D-Day is always very sobering to me.  Yesterday I met a gentleman whose father is buried in France, a soldier who gave his life for the cause of a free world.   This morning I went in search of a few numbers to share with my friends at Hickory Creek Retirement Center and found the short message that General Eisenhower shared just prior to the invasion.  He ended the short speech with this:

“And let us all beseech the blessings of Almighty God upon this great and noble undertaking.”

Later, it was under the Eisenhower Administration that “under God” was added to our Pledge of Allegiance.

I was one year old on D-Day.  It is always a sobering day for me.  I want to thank those of my readers who have a father, brother, uncle, or grandfather buried in France.  They purchased great freedom for me and tears roll down my cheeks as I type in this message. I thank them from the very bottom of my heart.

If you want to hear Eisenhower’s words there is a recording at http://www.army.mil/d-day/




  1. Glenda

    President Eisenhower is the first president that I remember, and I recall that my second-grade teacher talked so much about the Korean conflict that I was afraid to go to sleep at night! We were quite close to Oak Ridge, and she told us that, if a bomb hit Oak Ridge, we would all be goners! Of course, that didn’t happen, but I was too young to appreciate the power of negotiation that shortened that conflict. It seems only within the last few years that we are learning that Eisenhower had such a great faith in God. My calendar does not even mention D-day today, and it is one of those times that will be forgotten by most. I know that I hadn’t thought about it, so I thank you for this reminder of another time of great sacrifice by our military forces.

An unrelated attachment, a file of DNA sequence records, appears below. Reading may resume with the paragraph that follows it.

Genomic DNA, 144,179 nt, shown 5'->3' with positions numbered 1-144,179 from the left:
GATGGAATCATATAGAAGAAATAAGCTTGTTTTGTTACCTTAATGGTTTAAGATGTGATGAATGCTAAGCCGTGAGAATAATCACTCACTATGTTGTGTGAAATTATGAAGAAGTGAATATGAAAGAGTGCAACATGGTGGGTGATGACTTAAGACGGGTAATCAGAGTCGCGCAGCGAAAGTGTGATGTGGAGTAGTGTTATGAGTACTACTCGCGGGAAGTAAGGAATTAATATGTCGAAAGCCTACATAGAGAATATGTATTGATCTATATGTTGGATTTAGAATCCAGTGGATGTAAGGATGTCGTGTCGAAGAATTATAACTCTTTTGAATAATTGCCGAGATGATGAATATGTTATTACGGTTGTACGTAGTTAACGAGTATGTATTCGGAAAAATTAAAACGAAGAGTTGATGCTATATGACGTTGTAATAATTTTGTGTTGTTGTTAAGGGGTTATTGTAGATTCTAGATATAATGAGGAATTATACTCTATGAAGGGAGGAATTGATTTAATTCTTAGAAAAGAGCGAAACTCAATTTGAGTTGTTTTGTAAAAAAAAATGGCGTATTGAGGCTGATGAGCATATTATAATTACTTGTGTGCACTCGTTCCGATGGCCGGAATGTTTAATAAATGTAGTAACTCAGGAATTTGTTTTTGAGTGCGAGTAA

2. Sobering indeed. If all those who died could see the shape America is in today, they would be weeping with you.

    • I wasn’t evesdropping on purpose but while I spent a little time at the AAC reading while waiting for the BP checks, I head two War Veterans, I presume Viet Nam, one of whom had been a POW. I thought, I walk past people with vivid memories of terrible times everyday, I suppose. We need to be so careful about what we say and how we say it.

      • For sure. Lots of pain out there.

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